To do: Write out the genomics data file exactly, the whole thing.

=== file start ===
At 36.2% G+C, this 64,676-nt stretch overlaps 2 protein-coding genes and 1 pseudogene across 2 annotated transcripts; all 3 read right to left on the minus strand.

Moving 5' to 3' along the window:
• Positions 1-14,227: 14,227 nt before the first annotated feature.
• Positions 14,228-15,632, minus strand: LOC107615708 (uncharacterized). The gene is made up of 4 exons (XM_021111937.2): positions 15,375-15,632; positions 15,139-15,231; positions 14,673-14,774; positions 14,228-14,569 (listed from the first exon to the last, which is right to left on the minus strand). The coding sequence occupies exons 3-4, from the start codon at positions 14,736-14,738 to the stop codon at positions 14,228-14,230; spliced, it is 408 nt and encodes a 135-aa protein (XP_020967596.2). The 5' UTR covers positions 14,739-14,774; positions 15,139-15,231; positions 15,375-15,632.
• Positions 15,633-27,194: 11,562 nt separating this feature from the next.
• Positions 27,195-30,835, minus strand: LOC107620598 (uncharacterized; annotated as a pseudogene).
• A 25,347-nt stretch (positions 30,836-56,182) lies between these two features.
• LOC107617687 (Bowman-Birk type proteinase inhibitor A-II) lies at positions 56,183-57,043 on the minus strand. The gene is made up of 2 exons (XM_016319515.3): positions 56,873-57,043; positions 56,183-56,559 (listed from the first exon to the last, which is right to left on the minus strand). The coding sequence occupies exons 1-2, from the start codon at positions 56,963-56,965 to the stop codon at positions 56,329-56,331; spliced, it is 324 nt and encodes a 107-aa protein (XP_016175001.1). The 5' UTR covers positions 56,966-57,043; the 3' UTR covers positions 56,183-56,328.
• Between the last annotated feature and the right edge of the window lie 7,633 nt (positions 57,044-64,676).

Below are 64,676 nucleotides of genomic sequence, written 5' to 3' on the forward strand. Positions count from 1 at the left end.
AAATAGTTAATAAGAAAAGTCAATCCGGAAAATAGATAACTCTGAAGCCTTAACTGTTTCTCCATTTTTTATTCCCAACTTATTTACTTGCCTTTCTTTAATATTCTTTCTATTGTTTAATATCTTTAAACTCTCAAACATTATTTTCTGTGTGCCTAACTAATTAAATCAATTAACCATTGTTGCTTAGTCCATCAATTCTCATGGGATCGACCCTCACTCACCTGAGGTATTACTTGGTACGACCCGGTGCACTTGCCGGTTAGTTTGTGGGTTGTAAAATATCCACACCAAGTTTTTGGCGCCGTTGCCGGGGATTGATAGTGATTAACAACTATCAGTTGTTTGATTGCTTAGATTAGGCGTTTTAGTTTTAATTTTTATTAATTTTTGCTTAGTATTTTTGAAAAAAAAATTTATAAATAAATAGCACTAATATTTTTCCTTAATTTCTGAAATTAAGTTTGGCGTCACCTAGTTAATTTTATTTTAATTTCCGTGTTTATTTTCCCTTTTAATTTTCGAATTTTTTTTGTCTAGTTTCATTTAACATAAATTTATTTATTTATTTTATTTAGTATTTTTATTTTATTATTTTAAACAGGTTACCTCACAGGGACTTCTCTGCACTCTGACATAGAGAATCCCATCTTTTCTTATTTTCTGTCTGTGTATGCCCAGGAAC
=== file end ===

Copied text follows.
At 36.2% G+C, this 64,676-nt stretch overlaps 2 protein-coding genes and 1 pseudogene across 2 annotated transcripts; all 3 read right to left on the minus strand.

Moving 5' to 3' along the window:
• Positions 1-14,227: 14,227 nt before the first annotated feature.
• Positions 14,228-15,632, minus strand: LOC107615708 (uncharacterized). The gene is made up of 4 exons (XM_021111937.2): positions 15,375-15,632; positions 15,139-15,231; positions 14,673-14,774; positions 14,228-14,569 (listed from the first exon to the last, which is right to left on the minus strand). The coding sequence occupies exons 3-4, from the start codon at positions 14,736-14,738 to the stop codon at positions 14,228-14,230; spliced, it is 408 nt and encodes a 135-aa protein (XP_020967596.2). The 5' UTR covers positions 14,739-14,774; positions 15,139-15,231; positions 15,375-15,632.
• Positions 15,633-27,194: 11,562 nt separating this feature from the next.
• Positions 27,195-30,835, minus strand: LOC107620598 (uncharacterized; annotated as a pseudogene).
• A 25,347-nt stretch (positions 30,836-56,182) lies between these two features.
• LOC107617687 (Bowman-Birk type proteinase inhibitor A-II) lies at positions 56,183-57,043 on the minus strand. The gene is made up of 2 exons (XM_016319515.3): positions 56,873-57,043; positions 56,183-56,559 (listed from the first exon to the last, which is right to left on the minus strand). The coding sequence occupies exons 1-2, from the start codon at positions 56,963-56,965 to the stop codon at positions 56,329-56,331; spliced, it is 324 nt and encodes a 107-aa protein (XP_016175001.1). The 5' UTR covers positions 56,966-57,043; the 3' UTR covers positions 56,183-56,328.
• Between the last annotated feature and the right edge of the window lie 7,633 nt (positions 57,044-64,676).

Below are 64,676 nucleotides of genomic sequence, written 5' to 3' on the forward strand. Positions count from 1 at the left end.
AAATAGTTAATAAGAAAAGTCAATCCGGAAAATAGATAACTCTGAAGCCTTAACTGTTTCTCCATTTTTTATTCCCAACTTATTTACTTGCCTTTCTTTAATATTCTTTCTATTGTTTAATATCTTTAAACTCTCAAACATTATTTTCTGTGTGCCTAACTAATTAAATCAATTAACCATTGTTGCTTAGTCCATCAATTCTCATGGGATCGACCCTCACTCACCTGAGGTATTACTTGGTACGACCCGGTGCACTTGCCGGTTAGTTTGTGGGTTGTAAAATATCCACACCAAGTTTTTGGCGCCGTTGCCGGGGATTGATAGTGATTAACAACTATCAGTTGTTTGATTGCTTAGATTAGGCGTTTTAGTTTTAATTTTTATTAATTTTTGCTTAGTATTTTTGAAAAAAAAATTTATAAATAAATAGCACTAATATTTTTCCTTAATTTCTGAAATTAAGTTTGGCGTCACCTAGTTAATTTTATTTTAATTTCCGTGTTTATTTTCCCTTTTAATTTTCGAATTTTTTTTGTCTAGTTTCATTTAACATAAATTTATTTATTTATTTTATTTAGTATTTTTATTTTATTATTTTAAACAGGTTACCTCACAGGGACTTCTCTGCACTCTGACATAGAGAATCCCATCTTTTCTTATTTTCTGTCTGTGTATGCCCAGGAAC